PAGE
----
This is a book about all the ways wild places teach us about ourselves. Rettig writes both playfully and honestly about how one place can be many things to many people—and how all of it can be true.
This book is part of a concentrated series of books that examines child maltreatment across minoritized, cultural groups.Specifically, this volume addresses American Indian and Alaska Native populations. However, in an effort to contextualize the experiences of 574 federally recognized tribes and 50+ state recognized tribes, as well as villages, the authors focus on populations within rural and remote regions and discuss the experiences of some tribal communities throughout US history. It should be noted that established research has primarily drawn attention to the pervasive problems impacting Indigenous individuals, families, and communities. Aligned with an attempt to adhere to a decolonizing praxis, the authors share information in a strength-based framework for the Indigenous communities discussed within the text. The authors review federally funded programs (prevention, intervention, and treatment) that have been adapted for tribal communities (e.g., Safecare) and include cultural teachings that address child maltreatment. The intention of this book is to inform researchers, practitioners, policy makers, and advocates about the current state of child maltreatment from an Indigenous perspective.
Sold American is an account of the history of the federal government's relationship with Alaska's Indian, Eskimo, and Aleut peoples, from the United States' purchase of Alaska from the czar of Russia in 1867 to Alaska statehood in 1959. Don Mitchell describes how, from the arrival of Russian sea otter hunters in the Aleutian Islands in the eighteenth century to the present day, Alaska Natives have participated in the efforts of non-Natives to turn Alaska's bountiful natural resources into dollars, and documents how Alaska Natives, non-Natives, and the society they jointly forged have been changed because of it. Sold American also tells the story of how and why Congress was persuaded that Alaska Natives should be compensated for the extinguishment of their legally cognizable right (known as 'aboriginal title') to use and occupy the land on which they and their ancestors had hunted, fished, and gathered since time immemorial.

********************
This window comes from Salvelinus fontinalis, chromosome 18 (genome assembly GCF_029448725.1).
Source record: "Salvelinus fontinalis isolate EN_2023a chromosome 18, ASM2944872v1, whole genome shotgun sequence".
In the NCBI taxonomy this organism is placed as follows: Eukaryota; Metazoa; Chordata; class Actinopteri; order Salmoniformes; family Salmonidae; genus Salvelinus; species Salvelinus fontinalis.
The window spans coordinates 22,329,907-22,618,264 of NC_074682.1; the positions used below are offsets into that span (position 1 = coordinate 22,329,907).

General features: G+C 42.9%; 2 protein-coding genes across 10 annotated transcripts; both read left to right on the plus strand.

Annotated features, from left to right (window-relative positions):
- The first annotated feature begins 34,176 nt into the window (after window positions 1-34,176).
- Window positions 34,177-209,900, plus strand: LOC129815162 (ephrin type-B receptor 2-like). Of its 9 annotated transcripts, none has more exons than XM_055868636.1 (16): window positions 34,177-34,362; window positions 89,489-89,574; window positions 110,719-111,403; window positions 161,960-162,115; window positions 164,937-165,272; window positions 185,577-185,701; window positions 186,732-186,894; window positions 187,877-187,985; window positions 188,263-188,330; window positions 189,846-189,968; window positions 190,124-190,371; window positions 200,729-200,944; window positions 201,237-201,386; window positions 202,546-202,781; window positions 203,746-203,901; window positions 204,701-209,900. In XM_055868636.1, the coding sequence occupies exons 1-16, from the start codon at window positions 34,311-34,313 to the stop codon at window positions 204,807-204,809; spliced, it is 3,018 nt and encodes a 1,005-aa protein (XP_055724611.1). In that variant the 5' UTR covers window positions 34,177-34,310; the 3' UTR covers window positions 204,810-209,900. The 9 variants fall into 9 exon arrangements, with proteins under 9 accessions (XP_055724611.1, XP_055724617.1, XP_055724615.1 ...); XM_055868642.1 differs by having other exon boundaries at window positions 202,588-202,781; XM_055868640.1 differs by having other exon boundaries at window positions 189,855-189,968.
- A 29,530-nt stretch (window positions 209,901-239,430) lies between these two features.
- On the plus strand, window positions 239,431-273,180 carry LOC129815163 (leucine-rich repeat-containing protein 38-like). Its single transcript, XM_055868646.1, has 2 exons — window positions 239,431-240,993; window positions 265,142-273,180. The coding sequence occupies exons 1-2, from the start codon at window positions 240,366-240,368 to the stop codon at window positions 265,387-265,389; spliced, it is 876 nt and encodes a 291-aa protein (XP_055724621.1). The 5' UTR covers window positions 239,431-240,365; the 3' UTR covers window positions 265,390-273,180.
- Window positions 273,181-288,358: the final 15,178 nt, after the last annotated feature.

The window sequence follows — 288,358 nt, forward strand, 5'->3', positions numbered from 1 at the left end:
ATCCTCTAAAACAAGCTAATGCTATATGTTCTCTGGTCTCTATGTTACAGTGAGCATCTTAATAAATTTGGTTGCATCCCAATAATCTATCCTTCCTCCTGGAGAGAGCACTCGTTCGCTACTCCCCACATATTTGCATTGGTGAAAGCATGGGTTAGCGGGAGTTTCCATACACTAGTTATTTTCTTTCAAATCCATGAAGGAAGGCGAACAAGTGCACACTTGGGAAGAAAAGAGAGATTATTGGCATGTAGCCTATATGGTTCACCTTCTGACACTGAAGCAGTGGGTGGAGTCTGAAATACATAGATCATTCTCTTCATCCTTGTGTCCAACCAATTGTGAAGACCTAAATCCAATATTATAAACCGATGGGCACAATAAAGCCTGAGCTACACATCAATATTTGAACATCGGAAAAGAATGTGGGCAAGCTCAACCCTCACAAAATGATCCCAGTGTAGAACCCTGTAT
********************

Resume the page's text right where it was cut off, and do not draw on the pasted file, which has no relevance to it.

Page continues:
Don Mitchell's companion volume, Take My Land, Take My Life, concludes that story by describing the events that in 1971 resulted in Congress's enactment of the Alaska Native Claims Settlement Act, the most generous aboriginal land claims settlement in the nation's history. Insightful and drawn from years of painstaking research of primary source materials, Sold American and Take My Land, Take My Life are an indispensable resource for readers who are interested in the history of the nation's largest state and of the federal government's involvement with Alaska's indigenous peoples.